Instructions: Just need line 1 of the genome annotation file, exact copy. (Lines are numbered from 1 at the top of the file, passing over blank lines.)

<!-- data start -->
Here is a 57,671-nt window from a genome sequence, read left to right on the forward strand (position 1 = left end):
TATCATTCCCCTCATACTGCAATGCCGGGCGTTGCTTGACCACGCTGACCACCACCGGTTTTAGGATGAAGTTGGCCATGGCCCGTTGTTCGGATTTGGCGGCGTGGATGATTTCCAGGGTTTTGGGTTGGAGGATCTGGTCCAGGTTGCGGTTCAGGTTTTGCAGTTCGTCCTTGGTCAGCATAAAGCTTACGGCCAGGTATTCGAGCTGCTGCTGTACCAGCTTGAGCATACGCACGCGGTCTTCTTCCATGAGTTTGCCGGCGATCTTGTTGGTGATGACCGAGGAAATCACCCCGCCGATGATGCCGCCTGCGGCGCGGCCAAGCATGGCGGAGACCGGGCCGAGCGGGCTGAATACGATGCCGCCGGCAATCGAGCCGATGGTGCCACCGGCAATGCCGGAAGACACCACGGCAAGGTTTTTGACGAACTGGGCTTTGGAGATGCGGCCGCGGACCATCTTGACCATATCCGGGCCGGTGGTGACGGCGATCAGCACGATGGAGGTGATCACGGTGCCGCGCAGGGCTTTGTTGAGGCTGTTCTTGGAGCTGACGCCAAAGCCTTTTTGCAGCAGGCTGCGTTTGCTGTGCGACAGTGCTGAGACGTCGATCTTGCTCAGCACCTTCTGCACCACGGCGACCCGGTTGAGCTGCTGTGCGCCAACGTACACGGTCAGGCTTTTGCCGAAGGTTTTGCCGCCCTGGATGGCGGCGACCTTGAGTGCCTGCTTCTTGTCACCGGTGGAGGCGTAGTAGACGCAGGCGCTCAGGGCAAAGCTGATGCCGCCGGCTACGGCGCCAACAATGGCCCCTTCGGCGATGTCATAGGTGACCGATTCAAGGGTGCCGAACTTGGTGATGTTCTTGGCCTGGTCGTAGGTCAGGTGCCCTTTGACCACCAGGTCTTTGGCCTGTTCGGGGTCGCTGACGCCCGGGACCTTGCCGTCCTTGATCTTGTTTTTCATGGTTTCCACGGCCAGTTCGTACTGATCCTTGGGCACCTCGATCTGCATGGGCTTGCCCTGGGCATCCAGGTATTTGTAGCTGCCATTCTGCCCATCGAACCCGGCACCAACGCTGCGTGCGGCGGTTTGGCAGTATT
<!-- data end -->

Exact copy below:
Here is a 57,671-nt window from a genome sequence, read left to right on the forward strand (position 1 = left end):